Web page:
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Jane Austen's Persuasion

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Jane Austen's Persuasion

As the novel ‘persuasion’ progresses the romantic feelings towards

Anne Elliot, Austen’s protagonist conveyed from the hero Captain

Wentworth becomes more and more apparent.

We start of with Kellynch hall, the former Elliot residents now being

let to the Crofts. At Kellynch the feeling that are exposed towards

Anne are of disinterest. ‘Cold politeness’ Captain Wentworth freely

flirts with other young ladies of the manor and does not care to

acknowledge Anne apart from the odd glance or look. Captain Wentworth

is firstly perceived as a frivolous soul and his attitude towards

women are not that of earnestness. He seems to care not of whom he

sees, ‘Anybody between 15 and 30 may have me for asking’. It becomes

almost apparent to Anne that any feelings he may have had for our

heroine have disappeared, ’her power over him had gone’ Given the

situation it may be that captain Wentworth is angry at Anne for being

persuaded into the beak up of the relationship, ‘she had used him

ill’, ‘he had not forgiven her’. The feelings that are portrayed

towards Anne at Kellynch are of anger and disappointment, ‘and

disappointed him’ the setting in which these feelings are conveyed are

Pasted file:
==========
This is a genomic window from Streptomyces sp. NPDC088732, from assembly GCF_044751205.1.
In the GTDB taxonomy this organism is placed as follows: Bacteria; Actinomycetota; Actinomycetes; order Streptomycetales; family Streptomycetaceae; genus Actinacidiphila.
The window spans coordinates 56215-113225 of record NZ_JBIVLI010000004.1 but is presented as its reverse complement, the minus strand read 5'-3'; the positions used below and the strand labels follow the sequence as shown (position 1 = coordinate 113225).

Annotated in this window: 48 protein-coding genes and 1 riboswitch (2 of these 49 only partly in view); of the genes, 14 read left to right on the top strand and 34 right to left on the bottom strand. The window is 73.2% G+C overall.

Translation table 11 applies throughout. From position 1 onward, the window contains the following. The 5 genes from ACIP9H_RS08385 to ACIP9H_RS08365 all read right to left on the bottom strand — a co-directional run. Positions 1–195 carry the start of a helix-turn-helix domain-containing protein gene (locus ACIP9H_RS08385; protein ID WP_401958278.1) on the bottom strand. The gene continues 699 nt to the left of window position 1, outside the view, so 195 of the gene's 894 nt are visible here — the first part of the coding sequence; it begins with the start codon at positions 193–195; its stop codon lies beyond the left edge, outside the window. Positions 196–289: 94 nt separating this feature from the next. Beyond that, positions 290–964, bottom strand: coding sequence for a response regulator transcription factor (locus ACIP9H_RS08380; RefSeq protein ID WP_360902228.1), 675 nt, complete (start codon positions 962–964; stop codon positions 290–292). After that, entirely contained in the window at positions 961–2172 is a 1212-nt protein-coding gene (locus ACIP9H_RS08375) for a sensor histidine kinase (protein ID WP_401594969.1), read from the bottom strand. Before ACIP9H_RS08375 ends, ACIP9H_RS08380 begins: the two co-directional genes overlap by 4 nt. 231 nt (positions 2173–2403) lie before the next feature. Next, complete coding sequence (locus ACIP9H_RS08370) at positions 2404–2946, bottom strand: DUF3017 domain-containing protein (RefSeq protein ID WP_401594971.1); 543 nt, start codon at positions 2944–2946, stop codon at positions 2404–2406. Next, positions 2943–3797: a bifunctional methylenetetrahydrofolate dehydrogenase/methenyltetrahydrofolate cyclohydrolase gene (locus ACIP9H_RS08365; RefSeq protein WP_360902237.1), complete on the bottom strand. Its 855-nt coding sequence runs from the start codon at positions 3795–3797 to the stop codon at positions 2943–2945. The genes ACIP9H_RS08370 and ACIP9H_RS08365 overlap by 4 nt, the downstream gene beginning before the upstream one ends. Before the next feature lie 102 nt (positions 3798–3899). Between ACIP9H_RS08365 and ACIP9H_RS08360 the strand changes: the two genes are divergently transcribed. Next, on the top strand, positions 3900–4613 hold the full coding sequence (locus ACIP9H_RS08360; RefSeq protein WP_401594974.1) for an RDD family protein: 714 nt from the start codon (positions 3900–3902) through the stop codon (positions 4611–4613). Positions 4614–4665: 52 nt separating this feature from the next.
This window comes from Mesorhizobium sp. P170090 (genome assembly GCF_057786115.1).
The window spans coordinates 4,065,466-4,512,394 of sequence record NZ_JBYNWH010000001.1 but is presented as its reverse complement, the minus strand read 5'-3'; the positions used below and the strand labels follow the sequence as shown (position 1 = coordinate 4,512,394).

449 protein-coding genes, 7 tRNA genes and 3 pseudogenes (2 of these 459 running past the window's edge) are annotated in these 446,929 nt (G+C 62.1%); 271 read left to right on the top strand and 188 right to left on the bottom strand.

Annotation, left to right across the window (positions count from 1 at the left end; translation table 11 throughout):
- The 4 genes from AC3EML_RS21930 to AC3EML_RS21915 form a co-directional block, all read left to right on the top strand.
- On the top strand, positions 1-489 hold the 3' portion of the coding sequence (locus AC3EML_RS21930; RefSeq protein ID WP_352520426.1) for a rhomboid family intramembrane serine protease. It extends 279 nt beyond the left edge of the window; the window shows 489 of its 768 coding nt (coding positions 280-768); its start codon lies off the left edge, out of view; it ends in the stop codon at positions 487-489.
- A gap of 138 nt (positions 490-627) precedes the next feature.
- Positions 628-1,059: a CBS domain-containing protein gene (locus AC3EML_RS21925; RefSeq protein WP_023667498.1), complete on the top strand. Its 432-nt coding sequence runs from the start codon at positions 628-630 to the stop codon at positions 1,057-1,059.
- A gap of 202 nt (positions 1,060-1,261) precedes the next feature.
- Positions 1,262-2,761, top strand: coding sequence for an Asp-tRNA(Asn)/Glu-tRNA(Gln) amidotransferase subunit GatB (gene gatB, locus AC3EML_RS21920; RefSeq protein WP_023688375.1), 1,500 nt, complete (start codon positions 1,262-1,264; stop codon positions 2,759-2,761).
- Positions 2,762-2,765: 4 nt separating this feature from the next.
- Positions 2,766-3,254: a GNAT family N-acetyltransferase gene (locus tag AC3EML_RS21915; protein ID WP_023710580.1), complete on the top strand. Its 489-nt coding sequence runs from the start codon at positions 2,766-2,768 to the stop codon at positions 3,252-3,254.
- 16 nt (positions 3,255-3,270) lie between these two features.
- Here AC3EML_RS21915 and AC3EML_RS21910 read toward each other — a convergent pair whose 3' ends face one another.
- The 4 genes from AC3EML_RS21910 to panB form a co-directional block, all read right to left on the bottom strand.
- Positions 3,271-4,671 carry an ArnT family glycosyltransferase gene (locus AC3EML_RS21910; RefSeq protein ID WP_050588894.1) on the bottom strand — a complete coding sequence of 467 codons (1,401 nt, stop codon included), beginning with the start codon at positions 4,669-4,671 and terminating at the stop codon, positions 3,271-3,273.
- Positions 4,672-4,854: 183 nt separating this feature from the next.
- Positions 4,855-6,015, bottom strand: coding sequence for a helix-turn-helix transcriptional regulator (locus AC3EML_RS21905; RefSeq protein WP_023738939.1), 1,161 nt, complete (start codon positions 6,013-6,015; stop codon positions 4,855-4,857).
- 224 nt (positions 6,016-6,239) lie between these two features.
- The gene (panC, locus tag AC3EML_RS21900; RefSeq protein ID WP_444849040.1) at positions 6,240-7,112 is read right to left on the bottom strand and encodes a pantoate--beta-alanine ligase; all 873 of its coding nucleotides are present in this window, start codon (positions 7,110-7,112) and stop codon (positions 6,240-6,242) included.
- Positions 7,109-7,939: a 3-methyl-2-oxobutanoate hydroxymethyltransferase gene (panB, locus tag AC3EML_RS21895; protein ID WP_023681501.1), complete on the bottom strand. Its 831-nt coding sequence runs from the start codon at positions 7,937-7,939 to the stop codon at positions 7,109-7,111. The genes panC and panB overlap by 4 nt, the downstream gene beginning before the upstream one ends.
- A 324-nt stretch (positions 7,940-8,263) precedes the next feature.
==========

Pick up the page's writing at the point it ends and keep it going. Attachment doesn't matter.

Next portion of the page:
complementary, Kellynch as place were Anne is simply nobody ‘she was

only Anne’ her image and status obsessed elder sister and father don't

take much notice of her. Kellynch is a place connected to Anne with no

appreciation from her family this may reflect on captain Wentworth

feelings towards Anne. Sir Walter utilises the masquerades of a lavish

lifestyle ‘Kellynch was well furnished’ whilst contemplating the harsh

realities of debt and retrenching, similarly captain Wentworth may be

utilising the masquerades of...

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...’ he

does not know if Anne loves him or Mr Elliot. Captain Wentworth

becomes extremely open towards the end of the novel; he at the end of

the novel is obliged to write to Anne as a reaction to a conversation

between captain harville and Anne, in which he declares his love for

Anne.

To conclude, captain Wentworth feelings have developed immensely since

the begging of the novel from ‘cold politeness’ to the realisation of

his love for Anne Elliot.

Captain Wentworth seems to be persuaded by the settings of places, how

Anne Elliot was persuaded by Lady Russell to break up the

relationship. This may actually be a rather hypocritical view as

captain Wentworth, declaring that to be persuaded and uncertainty are

all traits he resents yet he finds them within himself. Captain

Wentworth’s uncertainty has driven him to behave the way has behaved

towards Anne.
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